“That’s weird,” he said.
Shor pointed out that some members of the conservative House Freedom Caucus come from relatively moderate districts.
"Plenty of firebrands get elected [from those kinds of districts], both in Congress and especially in state legislatures," he said.
Justin Buchler, a political science professor at Case Western Reserve University, said the most politically homogenous districts should produce the most extreme representatives. In America today, the districts that fit that description are gerrymandered districts created to be majority-minority. But he said black and Hispanic representatives from those districts — where Democratic presidential candidates tend to win 80 percent of the vote or more — usually have voting records only slightly to the left of the average House Democrat.
When reformers propose improvements to the redistricting process, Buchler noted, they typically call for independent commissions to take over the job of drawing boundaries from politicians. He said the model law in that regard is found in Iowa, where a non-partisan commission is in charge of redistricting and by law cannot even take into account where incumbents live.
The result is that Iowa has four compact districts that keep communities of interest together. But if the process is supposed to guarantee moderation, Buchler said, it is difficult to explain the 4th Congressional District. Since its creation after a redistricting in 2010, it has been represented by Republican Steve King, one of the most conservative members of Congress.
Obama lost the district by only 8 points in his 2012 re-election race. On paper, it is a more competitive district than King's old 5th District, which was eliminated when Iowa lost a seat in the House. Yet King's voting record has remained far to the right, not just of the average House member, but of his own party, as well.
Polarization Has Changed, But Districts Haven't
Buchler said it undoubtedly is true that congressional Republicans and Democrats have moved further apart ideologically over the past few decades. If gerrymandering were the cause, he said, that drift would not have occurred in districts where races are decided by fewer than 10 points.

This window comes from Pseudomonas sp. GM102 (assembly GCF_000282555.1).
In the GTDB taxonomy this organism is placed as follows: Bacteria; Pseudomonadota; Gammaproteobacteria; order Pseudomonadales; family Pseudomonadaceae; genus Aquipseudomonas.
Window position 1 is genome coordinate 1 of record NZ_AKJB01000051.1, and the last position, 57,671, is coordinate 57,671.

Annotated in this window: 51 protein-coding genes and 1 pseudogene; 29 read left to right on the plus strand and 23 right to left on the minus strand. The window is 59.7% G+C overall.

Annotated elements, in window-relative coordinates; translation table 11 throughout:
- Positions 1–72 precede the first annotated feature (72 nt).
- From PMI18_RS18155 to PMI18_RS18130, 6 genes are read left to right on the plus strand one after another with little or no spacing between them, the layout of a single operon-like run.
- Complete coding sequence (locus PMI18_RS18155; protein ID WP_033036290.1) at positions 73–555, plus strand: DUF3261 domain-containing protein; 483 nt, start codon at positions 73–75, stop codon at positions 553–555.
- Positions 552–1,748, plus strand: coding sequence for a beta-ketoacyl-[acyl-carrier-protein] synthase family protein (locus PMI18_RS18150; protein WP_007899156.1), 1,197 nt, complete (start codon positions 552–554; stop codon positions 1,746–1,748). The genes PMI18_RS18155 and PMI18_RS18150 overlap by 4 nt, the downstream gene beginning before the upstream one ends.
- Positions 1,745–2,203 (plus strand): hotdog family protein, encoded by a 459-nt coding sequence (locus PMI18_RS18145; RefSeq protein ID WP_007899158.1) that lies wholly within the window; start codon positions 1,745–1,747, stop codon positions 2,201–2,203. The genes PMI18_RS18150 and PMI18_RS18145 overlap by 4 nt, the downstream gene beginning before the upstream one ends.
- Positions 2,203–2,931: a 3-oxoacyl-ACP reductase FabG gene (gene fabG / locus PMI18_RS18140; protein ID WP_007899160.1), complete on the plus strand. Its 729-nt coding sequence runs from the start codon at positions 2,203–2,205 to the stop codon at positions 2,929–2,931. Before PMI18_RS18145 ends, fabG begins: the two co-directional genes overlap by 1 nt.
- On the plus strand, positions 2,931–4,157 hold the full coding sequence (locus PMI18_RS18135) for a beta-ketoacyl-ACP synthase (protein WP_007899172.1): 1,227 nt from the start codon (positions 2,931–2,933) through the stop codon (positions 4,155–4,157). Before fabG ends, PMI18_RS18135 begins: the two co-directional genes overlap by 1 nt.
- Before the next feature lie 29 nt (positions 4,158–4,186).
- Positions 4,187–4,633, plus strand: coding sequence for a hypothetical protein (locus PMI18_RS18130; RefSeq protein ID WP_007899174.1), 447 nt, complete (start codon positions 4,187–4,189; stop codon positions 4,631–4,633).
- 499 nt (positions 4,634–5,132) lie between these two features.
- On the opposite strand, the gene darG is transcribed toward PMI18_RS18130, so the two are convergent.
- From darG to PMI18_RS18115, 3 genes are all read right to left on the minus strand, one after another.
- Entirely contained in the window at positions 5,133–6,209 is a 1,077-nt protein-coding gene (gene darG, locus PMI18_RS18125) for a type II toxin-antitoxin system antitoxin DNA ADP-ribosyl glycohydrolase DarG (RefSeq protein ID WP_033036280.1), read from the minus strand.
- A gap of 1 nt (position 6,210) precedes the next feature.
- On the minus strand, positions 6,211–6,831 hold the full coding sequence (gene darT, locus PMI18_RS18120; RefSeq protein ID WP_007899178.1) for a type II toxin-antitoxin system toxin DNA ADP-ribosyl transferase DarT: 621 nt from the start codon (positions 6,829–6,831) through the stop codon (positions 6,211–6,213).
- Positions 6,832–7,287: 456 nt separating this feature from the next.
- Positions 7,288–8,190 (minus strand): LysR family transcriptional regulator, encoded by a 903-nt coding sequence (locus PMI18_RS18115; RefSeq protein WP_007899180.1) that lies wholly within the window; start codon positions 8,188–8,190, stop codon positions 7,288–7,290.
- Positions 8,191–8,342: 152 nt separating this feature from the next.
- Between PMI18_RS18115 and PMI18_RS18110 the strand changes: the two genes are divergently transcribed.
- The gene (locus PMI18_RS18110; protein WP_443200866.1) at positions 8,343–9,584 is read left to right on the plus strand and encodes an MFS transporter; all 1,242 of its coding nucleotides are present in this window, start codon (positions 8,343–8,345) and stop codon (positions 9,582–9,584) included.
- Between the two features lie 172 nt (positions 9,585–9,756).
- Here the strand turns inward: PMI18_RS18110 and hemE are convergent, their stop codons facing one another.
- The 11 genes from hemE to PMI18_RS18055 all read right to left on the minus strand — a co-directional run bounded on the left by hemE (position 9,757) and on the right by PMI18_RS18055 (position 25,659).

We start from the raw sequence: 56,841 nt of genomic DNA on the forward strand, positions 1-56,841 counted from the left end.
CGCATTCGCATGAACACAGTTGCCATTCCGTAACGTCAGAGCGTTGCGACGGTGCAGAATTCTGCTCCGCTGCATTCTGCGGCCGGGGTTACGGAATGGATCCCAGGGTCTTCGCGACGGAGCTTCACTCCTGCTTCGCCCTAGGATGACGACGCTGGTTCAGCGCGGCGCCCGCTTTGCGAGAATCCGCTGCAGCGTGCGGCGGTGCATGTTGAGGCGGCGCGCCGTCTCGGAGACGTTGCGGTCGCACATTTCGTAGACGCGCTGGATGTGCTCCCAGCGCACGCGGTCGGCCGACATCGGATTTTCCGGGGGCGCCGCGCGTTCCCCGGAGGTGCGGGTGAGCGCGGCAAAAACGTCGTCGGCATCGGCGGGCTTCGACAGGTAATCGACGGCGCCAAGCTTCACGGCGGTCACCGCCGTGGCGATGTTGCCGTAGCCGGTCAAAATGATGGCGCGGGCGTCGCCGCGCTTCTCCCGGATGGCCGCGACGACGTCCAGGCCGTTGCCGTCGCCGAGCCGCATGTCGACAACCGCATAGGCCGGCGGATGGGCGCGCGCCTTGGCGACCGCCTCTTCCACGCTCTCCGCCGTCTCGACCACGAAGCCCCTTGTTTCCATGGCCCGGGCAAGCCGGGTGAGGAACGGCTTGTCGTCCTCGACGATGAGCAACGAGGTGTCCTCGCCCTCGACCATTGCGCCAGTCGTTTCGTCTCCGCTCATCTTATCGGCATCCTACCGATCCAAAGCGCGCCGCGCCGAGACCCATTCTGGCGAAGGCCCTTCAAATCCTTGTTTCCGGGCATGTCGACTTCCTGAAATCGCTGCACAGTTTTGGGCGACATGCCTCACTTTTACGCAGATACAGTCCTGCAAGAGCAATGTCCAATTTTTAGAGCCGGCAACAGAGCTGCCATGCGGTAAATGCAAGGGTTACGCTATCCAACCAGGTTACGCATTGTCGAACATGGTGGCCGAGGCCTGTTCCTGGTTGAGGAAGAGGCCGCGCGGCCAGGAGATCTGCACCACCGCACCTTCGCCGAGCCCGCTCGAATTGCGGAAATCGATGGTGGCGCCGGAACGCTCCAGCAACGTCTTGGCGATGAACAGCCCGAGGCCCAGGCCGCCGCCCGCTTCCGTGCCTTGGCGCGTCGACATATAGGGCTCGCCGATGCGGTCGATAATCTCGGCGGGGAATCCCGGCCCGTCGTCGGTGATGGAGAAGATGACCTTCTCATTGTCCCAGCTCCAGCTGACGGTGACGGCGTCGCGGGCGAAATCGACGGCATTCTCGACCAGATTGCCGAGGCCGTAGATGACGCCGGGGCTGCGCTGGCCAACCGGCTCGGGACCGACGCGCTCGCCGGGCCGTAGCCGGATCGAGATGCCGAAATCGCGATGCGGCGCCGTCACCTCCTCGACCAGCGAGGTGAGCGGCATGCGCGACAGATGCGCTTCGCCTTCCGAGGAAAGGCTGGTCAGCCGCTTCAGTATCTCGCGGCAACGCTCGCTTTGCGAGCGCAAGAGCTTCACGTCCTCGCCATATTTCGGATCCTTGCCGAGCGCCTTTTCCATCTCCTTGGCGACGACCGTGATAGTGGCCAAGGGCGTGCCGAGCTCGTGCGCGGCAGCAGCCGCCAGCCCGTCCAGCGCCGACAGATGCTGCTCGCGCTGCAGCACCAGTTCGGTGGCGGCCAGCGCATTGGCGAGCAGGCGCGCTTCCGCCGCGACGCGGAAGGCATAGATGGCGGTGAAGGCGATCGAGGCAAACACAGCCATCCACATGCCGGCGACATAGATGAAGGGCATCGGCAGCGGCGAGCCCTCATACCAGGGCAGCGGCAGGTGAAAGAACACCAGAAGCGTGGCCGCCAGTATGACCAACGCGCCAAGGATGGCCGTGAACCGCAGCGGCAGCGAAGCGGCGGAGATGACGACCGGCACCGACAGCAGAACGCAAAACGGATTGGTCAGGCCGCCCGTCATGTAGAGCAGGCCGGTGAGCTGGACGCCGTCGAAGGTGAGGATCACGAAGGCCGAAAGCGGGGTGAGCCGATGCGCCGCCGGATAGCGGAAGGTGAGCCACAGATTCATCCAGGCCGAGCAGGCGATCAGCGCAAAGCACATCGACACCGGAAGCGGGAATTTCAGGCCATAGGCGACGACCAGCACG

"They've gotten more extreme, too," he said.
There is some evidence that the public, and not just politicians, has become more divided. A 2014 Pew Research Center survey of 10,000 adults show that the median Republican and median Democrat are much further part in ideology than 10 and 20 years earlier. But political scientists said they believe that is a result, not a cause, of the polarization in Congress.
Bucheler said partisan feelings are more intense among the public. But he said few people really have a strong grasp of what it means to be conservative or liberal. He said voters take their cues from political leaders.
So if not gerrymandering, what explains the trend? That is hard to answer, according to the experts. Buchelor said the trend began in the 1970s, which means that developments such as the rise of social media, the internet, and even cable news cannot explain it.
Brunell, the University of Texas, Dallas, professor, said it could be related to the declining strength of political parties. In the 1960s and 1970s, primaries took on more importance and the power of bosses in smoke-filled rooms receded. He said that meant the most ideologically extreme voters began picking candidates rather than party leaders more concerned about electability.
The McCain-Feingold law accelerated that by shifting donations away from parties to third-party interest groups that are often more interested in ideological purity than winning elections.
"I think that backfired in a big way," Brunell said.
Over the past 40 years, Bucheler said, more sophisticated gerrymandering techniques have not eliminated competitive House districts. The number ebbs and flows from election to election but is roughly the same as in previous generations, he said.
"Most people have the erroneous belief that we've gotten rid of competitive districts," he said. "And we just haven't."